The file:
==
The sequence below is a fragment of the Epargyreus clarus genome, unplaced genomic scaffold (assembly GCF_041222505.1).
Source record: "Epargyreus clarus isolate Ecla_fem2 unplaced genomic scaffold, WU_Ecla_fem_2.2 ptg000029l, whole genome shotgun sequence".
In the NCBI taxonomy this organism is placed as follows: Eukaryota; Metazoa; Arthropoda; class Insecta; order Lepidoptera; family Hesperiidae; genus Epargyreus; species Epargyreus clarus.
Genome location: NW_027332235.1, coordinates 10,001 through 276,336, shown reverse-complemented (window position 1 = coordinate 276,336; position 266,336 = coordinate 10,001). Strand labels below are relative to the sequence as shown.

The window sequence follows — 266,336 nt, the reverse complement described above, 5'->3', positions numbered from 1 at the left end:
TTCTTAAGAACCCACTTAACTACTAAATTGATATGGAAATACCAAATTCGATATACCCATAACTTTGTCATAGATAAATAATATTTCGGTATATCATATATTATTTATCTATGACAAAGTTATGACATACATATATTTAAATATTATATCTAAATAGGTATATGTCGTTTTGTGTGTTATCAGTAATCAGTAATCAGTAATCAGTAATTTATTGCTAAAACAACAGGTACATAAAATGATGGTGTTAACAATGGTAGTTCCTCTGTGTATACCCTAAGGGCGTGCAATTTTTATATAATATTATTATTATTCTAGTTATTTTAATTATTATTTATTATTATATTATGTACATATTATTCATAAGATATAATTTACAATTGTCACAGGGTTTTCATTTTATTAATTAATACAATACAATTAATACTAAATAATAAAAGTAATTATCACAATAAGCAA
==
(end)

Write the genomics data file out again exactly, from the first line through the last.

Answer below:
The sequence below is a fragment of the Epargyreus clarus genome, unplaced genomic scaffold (assembly GCF_041222505.1).
Source record: "Epargyreus clarus isolate Ecla_fem2 unplaced genomic scaffold, WU_Ecla_fem_2.2 ptg000029l, whole genome shotgun sequence".
In the NCBI taxonomy this organism is placed as follows: Eukaryota; Metazoa; Arthropoda; class Insecta; order Lepidoptera; family Hesperiidae; genus Epargyreus; species Epargyreus clarus.
Genome location: NW_027332235.1, coordinates 10,001 through 276,336, shown reverse-complemented (window position 1 = coordinate 276,336; position 266,336 = coordinate 10,001). Strand labels below are relative to the sequence as shown.

The window sequence follows — 266,336 nt, the reverse complement described above, 5'->3', positions numbered from 1 at the left end:
TTCTTAAGAACCCACTTAACTACTAAATTGATATGGAAATACCAAATTCGATATACCCATAACTTTGTCATAGATAAATAATATTTCGGTATATCATATATTATTTATCTATGACAAAGTTATGACATACATATATTTAAATATTATATCTAAATAGGTATATGTCGTTTTGTGTGTTATCAGTAATCAGTAATCAGTAATCAGTAATTTATTGCTAAAACAACAGGTACATAAAATGATGGTGTTAACAATGGTAGTTCCTCTGTGTATACCCTAAGGGCGTGCAATTTTTATATAATATTATTATTATTCTAGTTATTTTAATTATTATTTATTATTATATTATGTACATATTATTCATAAGATATAATTTACAATTGTCACAGGGTTTTCATTTTATTAATTAATACAATACAATTAATACTAAATAATAAAAGTAATTATCACAATAAGCAA